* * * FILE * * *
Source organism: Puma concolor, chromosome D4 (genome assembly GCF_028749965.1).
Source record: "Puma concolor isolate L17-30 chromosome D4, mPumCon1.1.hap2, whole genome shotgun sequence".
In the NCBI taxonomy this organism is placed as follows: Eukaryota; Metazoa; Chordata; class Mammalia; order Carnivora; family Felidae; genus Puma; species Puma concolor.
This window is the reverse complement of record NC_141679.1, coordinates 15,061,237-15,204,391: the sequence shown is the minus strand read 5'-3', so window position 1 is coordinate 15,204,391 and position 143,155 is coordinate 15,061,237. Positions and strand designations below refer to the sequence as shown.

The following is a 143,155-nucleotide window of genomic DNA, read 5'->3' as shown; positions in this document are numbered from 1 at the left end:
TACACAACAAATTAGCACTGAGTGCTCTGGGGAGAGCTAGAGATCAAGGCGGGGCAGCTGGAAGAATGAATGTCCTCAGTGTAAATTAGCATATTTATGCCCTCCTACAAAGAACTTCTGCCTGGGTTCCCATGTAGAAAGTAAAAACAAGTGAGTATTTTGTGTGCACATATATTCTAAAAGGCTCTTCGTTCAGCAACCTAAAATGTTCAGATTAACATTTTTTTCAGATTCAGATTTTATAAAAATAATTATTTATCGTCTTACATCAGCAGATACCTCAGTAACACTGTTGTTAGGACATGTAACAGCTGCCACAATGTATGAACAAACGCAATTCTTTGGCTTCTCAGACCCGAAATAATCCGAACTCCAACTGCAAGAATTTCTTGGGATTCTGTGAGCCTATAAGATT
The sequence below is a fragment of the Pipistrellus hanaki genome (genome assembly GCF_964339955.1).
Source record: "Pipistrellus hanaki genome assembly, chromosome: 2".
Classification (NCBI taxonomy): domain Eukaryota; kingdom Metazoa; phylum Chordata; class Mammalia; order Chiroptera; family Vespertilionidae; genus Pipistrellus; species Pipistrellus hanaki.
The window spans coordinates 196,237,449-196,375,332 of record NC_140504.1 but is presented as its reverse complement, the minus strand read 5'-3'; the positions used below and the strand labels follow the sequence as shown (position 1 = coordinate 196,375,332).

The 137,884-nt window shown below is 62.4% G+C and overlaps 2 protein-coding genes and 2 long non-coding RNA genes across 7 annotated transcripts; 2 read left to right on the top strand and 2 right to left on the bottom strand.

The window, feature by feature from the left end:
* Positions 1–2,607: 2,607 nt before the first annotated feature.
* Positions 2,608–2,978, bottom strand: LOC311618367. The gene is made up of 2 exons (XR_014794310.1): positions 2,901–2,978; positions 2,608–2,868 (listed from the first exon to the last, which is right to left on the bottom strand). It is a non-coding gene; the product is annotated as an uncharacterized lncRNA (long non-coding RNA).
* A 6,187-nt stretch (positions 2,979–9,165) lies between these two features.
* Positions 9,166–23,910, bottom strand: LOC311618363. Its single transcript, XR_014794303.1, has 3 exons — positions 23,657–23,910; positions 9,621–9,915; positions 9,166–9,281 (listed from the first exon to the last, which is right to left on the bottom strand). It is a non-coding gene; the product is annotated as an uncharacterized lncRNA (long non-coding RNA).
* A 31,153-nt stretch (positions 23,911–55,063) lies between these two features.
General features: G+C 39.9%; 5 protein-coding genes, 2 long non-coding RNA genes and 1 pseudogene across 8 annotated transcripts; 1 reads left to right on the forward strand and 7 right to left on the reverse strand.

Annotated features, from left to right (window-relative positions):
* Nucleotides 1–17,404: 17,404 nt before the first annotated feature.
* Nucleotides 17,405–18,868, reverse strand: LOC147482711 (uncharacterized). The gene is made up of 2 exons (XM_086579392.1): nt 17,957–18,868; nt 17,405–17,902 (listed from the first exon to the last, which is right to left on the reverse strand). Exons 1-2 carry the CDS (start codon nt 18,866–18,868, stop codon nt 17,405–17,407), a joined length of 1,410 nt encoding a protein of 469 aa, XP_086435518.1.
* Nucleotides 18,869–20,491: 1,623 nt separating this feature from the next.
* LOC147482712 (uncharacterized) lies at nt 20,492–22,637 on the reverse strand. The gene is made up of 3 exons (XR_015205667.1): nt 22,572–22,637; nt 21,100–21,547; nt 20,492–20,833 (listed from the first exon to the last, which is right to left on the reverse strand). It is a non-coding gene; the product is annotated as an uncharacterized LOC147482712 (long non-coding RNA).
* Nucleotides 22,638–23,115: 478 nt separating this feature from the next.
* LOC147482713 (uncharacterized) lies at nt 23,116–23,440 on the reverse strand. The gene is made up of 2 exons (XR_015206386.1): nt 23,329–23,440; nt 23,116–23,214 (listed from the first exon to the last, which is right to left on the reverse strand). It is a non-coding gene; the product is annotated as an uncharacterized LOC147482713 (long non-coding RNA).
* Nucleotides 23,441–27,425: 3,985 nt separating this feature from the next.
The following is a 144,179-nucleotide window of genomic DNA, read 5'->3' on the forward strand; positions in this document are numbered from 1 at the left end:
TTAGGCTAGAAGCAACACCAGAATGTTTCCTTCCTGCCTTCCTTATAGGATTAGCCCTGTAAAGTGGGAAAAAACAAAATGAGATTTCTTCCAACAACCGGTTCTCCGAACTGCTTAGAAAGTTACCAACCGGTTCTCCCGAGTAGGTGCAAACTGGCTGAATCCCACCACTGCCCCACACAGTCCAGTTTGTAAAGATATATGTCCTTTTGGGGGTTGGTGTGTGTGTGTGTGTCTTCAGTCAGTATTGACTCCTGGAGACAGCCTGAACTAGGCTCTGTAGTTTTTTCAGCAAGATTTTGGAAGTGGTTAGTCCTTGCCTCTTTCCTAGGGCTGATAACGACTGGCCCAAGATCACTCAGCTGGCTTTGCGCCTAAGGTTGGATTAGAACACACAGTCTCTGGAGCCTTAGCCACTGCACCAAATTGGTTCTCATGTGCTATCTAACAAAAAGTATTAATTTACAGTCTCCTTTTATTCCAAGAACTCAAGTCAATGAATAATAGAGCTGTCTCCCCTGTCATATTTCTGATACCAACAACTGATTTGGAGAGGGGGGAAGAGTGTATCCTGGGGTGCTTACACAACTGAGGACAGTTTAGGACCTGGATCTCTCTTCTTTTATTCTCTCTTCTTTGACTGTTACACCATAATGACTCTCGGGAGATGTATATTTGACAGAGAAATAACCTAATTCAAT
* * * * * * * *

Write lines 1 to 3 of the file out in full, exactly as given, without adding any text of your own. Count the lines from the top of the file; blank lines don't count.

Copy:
Source organism: Puma concolor, chromosome D4 (genome assembly GCF_028749965.1).
Source record: "Puma concolor isolate L17-30 chromosome D4, mPumCon1.1.hap2, whole genome shotgun sequence".
In the NCBI taxonomy this organism is placed as follows: Eukaryota; Metazoa; Chordata; class Mammalia; order Carnivora; family Felidae; genus Puma; species Puma concolor.